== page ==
Better Newspaper Contest

2014 Award Winners

Hoosier State Press Association - The Indiana Publisher - Better Newspaper Contest

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Page 61 of 67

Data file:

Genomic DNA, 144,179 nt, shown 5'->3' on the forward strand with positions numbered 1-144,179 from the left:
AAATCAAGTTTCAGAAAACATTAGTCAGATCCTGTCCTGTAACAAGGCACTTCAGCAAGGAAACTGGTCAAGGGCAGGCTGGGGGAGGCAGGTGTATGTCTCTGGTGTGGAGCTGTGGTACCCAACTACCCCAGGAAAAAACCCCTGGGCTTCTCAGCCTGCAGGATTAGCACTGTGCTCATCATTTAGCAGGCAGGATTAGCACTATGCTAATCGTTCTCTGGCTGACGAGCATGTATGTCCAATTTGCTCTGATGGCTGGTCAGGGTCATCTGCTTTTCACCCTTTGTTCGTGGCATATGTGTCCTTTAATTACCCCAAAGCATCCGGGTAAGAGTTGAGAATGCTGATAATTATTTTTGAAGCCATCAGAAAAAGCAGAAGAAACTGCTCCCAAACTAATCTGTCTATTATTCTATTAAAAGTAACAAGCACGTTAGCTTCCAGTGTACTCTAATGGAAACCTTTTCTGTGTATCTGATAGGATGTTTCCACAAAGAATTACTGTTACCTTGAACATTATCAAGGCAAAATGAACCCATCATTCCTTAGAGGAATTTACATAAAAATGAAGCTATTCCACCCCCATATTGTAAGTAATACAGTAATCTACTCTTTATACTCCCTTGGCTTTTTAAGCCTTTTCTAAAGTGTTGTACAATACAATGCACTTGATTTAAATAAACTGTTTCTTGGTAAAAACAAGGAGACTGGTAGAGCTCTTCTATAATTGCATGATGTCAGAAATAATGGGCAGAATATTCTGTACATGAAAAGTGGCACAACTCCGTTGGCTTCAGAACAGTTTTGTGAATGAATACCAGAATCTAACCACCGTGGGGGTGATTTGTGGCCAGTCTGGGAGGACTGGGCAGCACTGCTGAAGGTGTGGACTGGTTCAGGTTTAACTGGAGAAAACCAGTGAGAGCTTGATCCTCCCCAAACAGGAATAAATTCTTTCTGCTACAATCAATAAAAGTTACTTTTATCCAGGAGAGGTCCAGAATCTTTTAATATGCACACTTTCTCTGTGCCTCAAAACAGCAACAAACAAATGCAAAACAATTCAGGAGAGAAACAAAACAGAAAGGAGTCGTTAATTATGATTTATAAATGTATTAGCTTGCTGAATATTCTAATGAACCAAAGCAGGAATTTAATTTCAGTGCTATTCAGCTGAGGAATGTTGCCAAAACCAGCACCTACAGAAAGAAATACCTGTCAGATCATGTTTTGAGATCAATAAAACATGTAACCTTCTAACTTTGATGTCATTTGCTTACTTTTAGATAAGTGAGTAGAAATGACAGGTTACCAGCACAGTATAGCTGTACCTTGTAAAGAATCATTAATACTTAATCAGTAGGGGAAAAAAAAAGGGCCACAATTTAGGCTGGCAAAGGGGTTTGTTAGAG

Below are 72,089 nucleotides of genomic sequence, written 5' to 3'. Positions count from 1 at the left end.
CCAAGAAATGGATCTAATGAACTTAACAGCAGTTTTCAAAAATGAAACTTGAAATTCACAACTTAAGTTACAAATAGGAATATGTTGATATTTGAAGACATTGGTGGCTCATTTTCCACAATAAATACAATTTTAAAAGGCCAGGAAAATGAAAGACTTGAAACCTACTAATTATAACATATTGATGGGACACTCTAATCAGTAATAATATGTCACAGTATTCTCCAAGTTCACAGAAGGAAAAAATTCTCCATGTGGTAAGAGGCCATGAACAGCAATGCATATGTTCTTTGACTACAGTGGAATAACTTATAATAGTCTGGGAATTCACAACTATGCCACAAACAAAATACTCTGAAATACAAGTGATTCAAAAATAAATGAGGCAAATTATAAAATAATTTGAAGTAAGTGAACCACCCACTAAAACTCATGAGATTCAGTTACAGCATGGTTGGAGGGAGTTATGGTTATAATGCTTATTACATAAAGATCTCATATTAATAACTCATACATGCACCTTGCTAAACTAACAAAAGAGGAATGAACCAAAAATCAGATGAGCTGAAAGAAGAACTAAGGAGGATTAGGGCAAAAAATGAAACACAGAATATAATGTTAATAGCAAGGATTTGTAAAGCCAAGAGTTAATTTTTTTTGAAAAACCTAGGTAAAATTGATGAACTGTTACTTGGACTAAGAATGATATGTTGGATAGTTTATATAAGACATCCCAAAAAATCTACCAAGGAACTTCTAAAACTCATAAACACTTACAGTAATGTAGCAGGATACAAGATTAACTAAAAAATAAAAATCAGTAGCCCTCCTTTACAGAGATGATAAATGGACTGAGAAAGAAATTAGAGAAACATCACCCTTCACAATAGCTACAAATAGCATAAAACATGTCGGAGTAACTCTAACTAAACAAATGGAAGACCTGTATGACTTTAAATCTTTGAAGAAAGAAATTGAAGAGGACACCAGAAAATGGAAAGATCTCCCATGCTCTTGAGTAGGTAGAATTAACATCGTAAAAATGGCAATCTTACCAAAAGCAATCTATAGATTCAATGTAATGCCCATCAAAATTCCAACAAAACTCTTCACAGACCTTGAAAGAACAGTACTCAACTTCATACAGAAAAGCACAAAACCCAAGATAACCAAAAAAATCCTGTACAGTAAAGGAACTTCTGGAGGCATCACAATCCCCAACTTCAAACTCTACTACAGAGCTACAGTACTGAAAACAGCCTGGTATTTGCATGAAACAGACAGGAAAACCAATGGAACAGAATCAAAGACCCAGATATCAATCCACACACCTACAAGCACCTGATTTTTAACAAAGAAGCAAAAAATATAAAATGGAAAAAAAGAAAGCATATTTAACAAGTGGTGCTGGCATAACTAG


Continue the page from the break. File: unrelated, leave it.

Page 62 Best Sports Commentary/Category 13 First place Bob Kravitz The Indianapolis Star Comments: Strong reporting, an obvious trust of sources and a crystal clear narrative voice made these columns stand far apart from the pack. Great storytelling and humanity perme- ate the work. No cliches, just refreshing reads. Second place Stephen Holder The Indianapolis Star Comments: Stephen Holder pulls absolutely no punches in his direct style of sports commentary. His views are unapolo- getic but explained and backed up, either through reporting or personal experience. Very interesting and a change of pace. Third place Al Lesar South Bend Tribune Comments: These sports columns reflect deep community and human connections that intersect in the world of sports. A great forum to showcase interesting stories. Best Editorial Cartoonist/Category 14 See Page 12 for all divisions. Division 6 Bob Kravitz The Indianapolis Star Wade Tefft leafs through the pictures he keeps in a gold envelope. They are sweet memories, pictures of his mother, Laura, who has since passed away, standing shoulder to shoulder with Denver Broncos quarterback Peyton Manning. They were taken just months after Tefft's parents, who lived on Indy's Far Northside, were victimized by a criminal who killed Tefft's father, Thomas, and stole the family car. "This ruthless animal who broke into our home and killed my dad is one end of the human spectrum," Tefft said as he sat at a desk at Mayo Aviation in suburban Englewood. "And then there are people like Peyton Manning who are kind- hearted and giving, and we have to remember that in times of tragedy. "There's goodness and kindness in the world." There are a lot of Manning stories like this one, stories of his charity and goodwill, most of which happen beyond the gaze of the TV cameras and without press releases. This is one of them. It shows how Manning has continued to do in Denver what he did for all those years in Indianapolis – reach out and touch people. It goes like this: In March, a masked gunman entered the Far Northside home of Thomas and Laura Tefft. Detectives still aren't sure what the circumstances were, but Thomas was shot and killed during the robbery. He was 67 years old, a glazier at Cook's Glass & Mirror Company in Indianapolis. Shortly thereafter, it was decided that Laura, who was dealing with breast cancer after a long remission, could not return to the home. So she moved to Denver with her son, Wade, his wife and three children. "One day, one of the grandkids was talking about some trouble at school, and my mother kept bringing up Peyton Manning's name and how he was such a role model and he had the kind of values you should model yourself after," Tefft said. "And it got me to thinking, what could I do to get my mom's mind off all the terrible things that have happened in her life?" In April, Wade Tefft had an idea: He would go through the Broncos directory, find the public-relations person – in this case, Patrick Smyth – and send a letter asking if Manning might drop a call to his suffering mother. Or a signed photo. Something, anything, that might help her deal with the horror of the previous months. Smyth passed the message on to Manning. "Let's have them come out here," he told Smyth. A call or a photo wasn't enough. He wanted to do more. When Wade went to tell his mother the news, she was in bed. "We told her, 'We've got some exciting news for you,' and her eyes got big, her jaw dropped, then she got out of bed and did a happy dance," Tefft said with a smile. "Then she was on the phone to all her friends in Indy, just elated." So in May, Wade and Laura made their way out to the Broncos' Dove Valley practice facility. There, they took a tour of the facility, and looked at the team's two Super Bowl trophies. They watched a spring practice. Then they met Laura's hero, Manning, enjoying lunch together before taking several photos. "We had those pictures displayed on the wall in her room," Wade said. "In the ensuing months, everybody who came into the house – hospice, relatives and friends – she had to show them the pictures and talk about how she had lunch with Peyton Manning." They didn't talk about football that day. They talked about family. They talked about values. They talked about what's really important. "He never seemed rushed," Wade said. "I can't say enough good things about Peyton Manning. He doesn't seem to have let his fame and fortune take away from his desire to be a positive influence on the people around him. The fact he'd take time out of his busy schedule for my mother speaks volumes." Sadly, three months later, Laura Tefft passed away. Manning has dived headfirst into the Denver community, just as he did in Indianapolis. Shortly after his arrival, 12 people died in the Aurora Theater shootings. Manning immediately contacted a Broncos employee and asked, "Is there anything I can do to help?" He then made calls to the families of the victims. It reminded me of something he did in Indianapolis. Many years ago, I had written about a boy from the Brownsburg team who went to the Little League World Series. The boy was badly injured in a skateboarding accident. Manning called me one night. "You think the family would mind if I got their number and called them?" he wondered. I shared the number. He called. I'm quite sure they didn't mind. It's said that athletes owe us nothing more than their performance on the field, and there's probably some truth to that. But for Manning, and for so many other athletes, there is more than that. They believe that to whom much is given, much is required. "Every day, people in Denver wake up and pinch themselves, thinking how lucky they are to have Peyton Manning in their community," said Joe Ellis, the Broncos' team president. "Not just on the football field, but off of it." He's done everything here he did in Indianapolis. Signing autographs. Calling children in hospitals. Hosting Make-A-Wish kids. Reaching out to the people who were victimized by the fires and floods in Colorado. The list goes on and on. He is coming back to a hero's welcome Sunday in Indianapolis, and it's not all because of the things he did on the football field. He touched lives there, changed them for the better, left a massive footprint on our soil. Manning's community value extends off field